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Words in Time and Place: Exploring Language Through the Historical Thesaurus of the Oxford English Dictionary

By David Crystal

Offers a unique view of the English language and its development, and includes witty commentary and anecdotes along the way.


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The Indo-European Controversy: Facts and Fallacies in Historical Linguistics

By Asya Pereltsvaig and Martin W. Lewis

This book "asserts that the origin and spread of languages must be examined primarily through the time-tested techniques of linguistic analysis, rather than those of evolutionary biology" and "defends traditional practices in historical linguistics while remaining open to new techniques, including computational methods" and "will appeal to readers interested in world history and world geography."


Academic Paper


Title: The development of linguistic constraints: Phonological innovations
Author: Alexandra D'Arcy
Email: click here TO access email
Homepage: http://web.uvic.ca/ling/faculty/adarcy.htm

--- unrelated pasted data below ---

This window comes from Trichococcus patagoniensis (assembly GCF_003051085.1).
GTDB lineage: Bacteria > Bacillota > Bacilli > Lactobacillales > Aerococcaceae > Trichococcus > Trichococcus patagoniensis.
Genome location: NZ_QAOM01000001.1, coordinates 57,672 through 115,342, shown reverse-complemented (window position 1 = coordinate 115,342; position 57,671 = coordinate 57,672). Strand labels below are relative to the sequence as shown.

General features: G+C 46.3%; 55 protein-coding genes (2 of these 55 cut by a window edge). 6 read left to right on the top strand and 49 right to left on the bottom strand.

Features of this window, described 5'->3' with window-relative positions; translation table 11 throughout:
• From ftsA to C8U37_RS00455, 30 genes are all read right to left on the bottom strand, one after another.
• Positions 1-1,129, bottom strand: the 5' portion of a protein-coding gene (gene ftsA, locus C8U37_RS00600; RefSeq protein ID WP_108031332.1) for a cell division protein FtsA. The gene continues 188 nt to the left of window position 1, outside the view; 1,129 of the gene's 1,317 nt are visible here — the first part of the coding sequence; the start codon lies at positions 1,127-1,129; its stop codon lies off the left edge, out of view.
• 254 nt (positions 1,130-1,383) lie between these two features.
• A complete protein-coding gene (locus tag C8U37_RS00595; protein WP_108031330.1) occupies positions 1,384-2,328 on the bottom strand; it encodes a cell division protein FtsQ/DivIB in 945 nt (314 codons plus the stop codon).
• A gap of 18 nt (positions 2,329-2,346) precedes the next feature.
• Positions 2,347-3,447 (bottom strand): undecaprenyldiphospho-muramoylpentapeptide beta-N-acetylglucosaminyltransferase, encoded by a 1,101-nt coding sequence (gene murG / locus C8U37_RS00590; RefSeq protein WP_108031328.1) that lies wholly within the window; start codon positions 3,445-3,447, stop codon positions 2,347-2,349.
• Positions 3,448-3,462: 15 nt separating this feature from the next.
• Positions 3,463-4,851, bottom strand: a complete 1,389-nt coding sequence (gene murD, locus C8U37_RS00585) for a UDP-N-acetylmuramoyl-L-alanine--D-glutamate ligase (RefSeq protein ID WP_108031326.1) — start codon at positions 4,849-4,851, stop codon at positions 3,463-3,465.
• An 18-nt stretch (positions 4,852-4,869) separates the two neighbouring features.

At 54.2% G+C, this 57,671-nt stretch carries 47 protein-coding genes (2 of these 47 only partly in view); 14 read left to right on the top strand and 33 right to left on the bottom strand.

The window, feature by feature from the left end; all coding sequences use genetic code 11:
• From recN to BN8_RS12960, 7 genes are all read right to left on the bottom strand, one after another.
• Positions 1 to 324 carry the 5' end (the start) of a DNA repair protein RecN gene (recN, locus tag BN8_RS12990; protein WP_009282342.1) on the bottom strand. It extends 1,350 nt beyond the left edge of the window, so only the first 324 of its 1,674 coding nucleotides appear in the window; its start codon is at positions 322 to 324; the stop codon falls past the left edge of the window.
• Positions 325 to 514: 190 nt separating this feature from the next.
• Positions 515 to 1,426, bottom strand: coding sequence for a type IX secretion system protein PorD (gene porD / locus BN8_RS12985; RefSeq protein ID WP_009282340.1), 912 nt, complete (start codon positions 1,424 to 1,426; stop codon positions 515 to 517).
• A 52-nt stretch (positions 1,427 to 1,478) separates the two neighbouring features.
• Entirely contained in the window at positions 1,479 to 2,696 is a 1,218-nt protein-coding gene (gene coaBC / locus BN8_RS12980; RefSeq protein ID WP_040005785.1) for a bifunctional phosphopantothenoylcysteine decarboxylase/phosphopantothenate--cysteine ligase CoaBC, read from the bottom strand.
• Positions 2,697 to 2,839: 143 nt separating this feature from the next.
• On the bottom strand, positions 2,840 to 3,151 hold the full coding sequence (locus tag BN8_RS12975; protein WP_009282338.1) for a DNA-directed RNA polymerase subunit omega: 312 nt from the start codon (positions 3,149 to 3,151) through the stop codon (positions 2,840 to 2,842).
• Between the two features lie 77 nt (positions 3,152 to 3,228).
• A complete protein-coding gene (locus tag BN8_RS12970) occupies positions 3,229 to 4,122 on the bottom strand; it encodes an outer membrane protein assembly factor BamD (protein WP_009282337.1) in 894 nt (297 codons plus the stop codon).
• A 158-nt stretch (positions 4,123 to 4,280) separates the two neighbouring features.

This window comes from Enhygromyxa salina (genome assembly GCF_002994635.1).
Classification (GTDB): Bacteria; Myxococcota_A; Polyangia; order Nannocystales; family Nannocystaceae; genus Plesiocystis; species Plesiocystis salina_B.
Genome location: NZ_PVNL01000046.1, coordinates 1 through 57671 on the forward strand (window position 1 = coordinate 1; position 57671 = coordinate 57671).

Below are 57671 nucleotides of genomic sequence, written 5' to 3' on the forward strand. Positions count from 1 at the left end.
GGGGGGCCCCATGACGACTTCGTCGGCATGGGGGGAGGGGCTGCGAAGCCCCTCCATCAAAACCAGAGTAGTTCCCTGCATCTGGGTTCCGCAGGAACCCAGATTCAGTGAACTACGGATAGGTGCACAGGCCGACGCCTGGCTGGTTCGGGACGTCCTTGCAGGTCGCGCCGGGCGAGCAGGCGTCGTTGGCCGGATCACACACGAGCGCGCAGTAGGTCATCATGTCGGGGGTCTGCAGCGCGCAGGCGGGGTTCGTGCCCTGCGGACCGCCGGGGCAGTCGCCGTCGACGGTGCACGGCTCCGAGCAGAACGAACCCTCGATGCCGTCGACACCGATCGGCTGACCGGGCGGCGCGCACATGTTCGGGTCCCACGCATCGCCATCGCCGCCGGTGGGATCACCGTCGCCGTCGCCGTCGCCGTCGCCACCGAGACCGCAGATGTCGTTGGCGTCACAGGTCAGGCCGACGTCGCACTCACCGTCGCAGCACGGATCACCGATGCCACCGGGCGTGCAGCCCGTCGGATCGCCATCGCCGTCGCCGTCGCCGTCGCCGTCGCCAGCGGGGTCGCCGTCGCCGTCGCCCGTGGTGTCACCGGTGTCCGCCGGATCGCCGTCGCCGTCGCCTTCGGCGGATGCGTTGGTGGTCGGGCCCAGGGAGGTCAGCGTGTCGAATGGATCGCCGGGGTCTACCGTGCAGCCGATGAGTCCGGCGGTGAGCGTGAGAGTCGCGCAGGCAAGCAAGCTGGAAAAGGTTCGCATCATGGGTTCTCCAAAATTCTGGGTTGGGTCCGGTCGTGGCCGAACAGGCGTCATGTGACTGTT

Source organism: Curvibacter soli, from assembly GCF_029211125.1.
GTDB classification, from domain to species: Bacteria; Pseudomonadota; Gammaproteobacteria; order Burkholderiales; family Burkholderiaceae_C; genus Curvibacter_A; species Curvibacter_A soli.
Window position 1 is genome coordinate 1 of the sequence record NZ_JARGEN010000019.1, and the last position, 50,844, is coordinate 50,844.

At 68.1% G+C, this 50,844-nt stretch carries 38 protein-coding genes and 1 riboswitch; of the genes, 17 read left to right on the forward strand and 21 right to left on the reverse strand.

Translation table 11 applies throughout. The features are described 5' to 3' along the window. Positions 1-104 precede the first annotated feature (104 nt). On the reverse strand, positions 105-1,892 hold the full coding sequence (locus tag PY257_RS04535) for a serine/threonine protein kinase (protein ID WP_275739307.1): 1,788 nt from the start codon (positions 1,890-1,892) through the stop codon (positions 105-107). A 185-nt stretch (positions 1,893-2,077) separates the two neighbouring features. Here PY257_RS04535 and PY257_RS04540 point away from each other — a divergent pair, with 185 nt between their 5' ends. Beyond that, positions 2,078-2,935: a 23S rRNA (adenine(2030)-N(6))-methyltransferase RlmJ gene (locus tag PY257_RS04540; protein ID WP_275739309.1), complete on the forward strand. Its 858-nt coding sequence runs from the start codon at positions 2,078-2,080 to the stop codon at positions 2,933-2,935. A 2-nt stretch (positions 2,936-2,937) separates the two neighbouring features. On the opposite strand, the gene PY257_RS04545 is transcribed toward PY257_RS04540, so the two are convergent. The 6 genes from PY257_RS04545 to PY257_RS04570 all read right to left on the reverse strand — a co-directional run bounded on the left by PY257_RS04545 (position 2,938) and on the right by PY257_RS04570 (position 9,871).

Institution: University of Victoria
Linguistic Field: Sociolinguistics
Abstract: This article examines two well-known innovations in Canadian English
(CE)—(æ) Retraction and Lowering (e.g., mad, pat) and (aw) Fronting (e.g., loud,
mouse)— with a view to discovering the routes by which phonological change diffuses. The data are from St. John's, Newfoundland, one of the few remaining Canadian communities where the variety spoken by the founding population remains relatively intact.
Because this variety is leveling toward CE (Clarke, 1991), the St. John's context enables us to tap into processes of dialect shift while they are taking place. This glimpse reveals the developmental nature of linguistic constraints during the early stages of change. Moreover, by focusing on preadolescent and adolescent speakers, age groups that are often overlooked in favor of adult samples (Eckert,
1988:183), the analysis situates the locus of change on the adolescent years. Taken together, these results provide an important gauge for tracking the progress of phonological change.

CUP AT LINGUIST

This article appears IN Language Variation and Change Vol. 17, Issue 3, which you can READ on Cambridge's site or on LINGUIST .



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